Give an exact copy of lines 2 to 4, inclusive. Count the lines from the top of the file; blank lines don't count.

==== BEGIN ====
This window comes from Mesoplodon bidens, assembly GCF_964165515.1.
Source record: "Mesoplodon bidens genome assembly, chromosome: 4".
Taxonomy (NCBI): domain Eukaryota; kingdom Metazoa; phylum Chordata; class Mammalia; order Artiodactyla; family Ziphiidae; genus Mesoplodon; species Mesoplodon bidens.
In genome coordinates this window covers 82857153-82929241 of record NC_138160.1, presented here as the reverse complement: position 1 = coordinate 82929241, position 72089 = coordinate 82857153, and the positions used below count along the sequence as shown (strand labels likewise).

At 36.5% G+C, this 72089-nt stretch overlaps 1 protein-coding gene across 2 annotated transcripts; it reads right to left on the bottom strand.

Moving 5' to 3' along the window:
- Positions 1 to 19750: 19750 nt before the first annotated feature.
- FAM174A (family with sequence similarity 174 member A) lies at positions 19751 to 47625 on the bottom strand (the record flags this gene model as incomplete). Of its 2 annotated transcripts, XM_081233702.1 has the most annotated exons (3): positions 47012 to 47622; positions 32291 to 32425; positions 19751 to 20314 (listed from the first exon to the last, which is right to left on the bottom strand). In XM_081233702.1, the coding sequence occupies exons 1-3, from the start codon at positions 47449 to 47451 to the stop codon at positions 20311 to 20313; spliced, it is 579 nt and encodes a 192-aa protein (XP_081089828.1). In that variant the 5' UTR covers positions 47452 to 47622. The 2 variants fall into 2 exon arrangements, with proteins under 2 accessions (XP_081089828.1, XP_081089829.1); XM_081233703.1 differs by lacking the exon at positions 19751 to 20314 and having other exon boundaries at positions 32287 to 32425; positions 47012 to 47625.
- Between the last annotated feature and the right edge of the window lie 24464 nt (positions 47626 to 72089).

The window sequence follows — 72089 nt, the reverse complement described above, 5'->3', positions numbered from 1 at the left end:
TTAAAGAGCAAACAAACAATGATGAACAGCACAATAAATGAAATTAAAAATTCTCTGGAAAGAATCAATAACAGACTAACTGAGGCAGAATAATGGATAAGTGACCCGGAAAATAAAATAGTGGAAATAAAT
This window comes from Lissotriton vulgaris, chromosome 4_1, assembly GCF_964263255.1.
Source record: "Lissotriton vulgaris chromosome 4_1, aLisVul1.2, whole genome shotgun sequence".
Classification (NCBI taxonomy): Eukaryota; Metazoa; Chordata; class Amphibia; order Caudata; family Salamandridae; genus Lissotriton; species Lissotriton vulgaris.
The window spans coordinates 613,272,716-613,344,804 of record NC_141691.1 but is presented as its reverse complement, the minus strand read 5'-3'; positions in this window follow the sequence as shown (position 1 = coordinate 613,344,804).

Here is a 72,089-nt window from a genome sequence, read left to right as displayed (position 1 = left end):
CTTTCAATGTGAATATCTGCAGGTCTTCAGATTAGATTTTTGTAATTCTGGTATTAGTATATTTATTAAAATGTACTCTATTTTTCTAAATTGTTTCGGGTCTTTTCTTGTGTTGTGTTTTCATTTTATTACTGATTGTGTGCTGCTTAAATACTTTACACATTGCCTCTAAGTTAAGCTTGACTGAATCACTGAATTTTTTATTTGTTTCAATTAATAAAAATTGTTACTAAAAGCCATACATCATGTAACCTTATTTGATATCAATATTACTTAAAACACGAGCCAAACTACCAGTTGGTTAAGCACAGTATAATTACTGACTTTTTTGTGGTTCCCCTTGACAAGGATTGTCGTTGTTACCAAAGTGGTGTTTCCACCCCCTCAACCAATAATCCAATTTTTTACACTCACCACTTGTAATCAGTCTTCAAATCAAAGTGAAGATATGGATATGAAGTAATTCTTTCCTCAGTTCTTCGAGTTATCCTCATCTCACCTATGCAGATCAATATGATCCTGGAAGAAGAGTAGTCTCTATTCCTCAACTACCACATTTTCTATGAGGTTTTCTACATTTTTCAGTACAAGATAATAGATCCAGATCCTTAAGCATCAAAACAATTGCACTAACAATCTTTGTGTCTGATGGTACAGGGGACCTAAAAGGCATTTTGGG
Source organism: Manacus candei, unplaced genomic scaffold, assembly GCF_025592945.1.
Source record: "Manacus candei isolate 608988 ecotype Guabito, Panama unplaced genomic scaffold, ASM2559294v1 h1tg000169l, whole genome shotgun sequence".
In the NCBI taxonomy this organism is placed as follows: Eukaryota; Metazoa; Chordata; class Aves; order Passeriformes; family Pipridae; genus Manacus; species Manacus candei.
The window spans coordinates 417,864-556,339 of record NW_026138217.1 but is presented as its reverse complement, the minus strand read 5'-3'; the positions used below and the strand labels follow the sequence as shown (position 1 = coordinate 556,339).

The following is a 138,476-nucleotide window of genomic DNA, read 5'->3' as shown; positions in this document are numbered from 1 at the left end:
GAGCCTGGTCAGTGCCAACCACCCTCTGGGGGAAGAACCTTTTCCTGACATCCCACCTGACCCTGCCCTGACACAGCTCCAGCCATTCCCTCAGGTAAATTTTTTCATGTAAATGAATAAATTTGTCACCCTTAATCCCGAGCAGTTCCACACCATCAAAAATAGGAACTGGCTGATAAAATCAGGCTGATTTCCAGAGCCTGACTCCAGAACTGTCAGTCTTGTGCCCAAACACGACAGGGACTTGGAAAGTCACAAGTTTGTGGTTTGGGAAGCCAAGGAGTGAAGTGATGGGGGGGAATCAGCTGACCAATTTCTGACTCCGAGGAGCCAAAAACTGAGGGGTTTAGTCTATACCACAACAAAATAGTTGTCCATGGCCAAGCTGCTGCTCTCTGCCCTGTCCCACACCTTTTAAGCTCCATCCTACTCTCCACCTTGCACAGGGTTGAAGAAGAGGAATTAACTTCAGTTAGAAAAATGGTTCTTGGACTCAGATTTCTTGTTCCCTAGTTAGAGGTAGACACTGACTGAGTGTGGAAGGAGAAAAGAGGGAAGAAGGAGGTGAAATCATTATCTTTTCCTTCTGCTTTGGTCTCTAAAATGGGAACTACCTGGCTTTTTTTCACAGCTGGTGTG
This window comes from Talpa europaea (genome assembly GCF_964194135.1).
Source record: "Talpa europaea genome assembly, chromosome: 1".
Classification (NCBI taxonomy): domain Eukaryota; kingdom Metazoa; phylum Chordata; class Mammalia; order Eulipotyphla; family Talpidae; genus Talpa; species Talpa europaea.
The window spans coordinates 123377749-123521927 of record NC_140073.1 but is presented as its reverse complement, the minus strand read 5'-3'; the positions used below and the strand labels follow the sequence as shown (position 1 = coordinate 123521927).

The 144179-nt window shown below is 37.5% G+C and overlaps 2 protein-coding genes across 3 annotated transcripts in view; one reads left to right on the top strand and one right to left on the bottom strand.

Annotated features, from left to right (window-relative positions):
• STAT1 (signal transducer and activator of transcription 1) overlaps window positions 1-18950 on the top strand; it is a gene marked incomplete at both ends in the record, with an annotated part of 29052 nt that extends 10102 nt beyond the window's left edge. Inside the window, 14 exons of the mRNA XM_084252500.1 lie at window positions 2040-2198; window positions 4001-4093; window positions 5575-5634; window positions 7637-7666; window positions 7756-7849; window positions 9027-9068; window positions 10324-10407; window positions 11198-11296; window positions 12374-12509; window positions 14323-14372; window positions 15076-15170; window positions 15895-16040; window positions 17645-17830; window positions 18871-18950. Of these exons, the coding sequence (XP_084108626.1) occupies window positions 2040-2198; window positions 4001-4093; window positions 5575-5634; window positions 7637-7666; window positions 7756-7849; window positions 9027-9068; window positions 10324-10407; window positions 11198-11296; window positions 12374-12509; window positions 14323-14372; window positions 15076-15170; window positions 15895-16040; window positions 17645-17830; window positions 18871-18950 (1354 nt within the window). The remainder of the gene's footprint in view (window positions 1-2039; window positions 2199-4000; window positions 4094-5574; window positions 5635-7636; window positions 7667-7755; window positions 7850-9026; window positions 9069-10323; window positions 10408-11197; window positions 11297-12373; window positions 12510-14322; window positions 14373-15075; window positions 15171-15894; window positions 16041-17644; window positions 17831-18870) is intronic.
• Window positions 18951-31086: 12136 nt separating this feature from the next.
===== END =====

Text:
Source record: "Mesoplodon bidens genome assembly, chromosome: 4".
Taxonomy (NCBI): domain Eukaryota; kingdom Metazoa; phylum Chordata; class Mammalia; order Artiodactyla; family Ziphiidae; genus Mesoplodon; species Mesoplodon bidens.
In genome coordinates this window covers 82857153-82929241 of record NC_138160.1, presented here as the reverse complement: position 1 = coordinate 82929241, position 72089 = coordinate 82857153, and the positions used below count along the sequence as shown (strand labels likewise).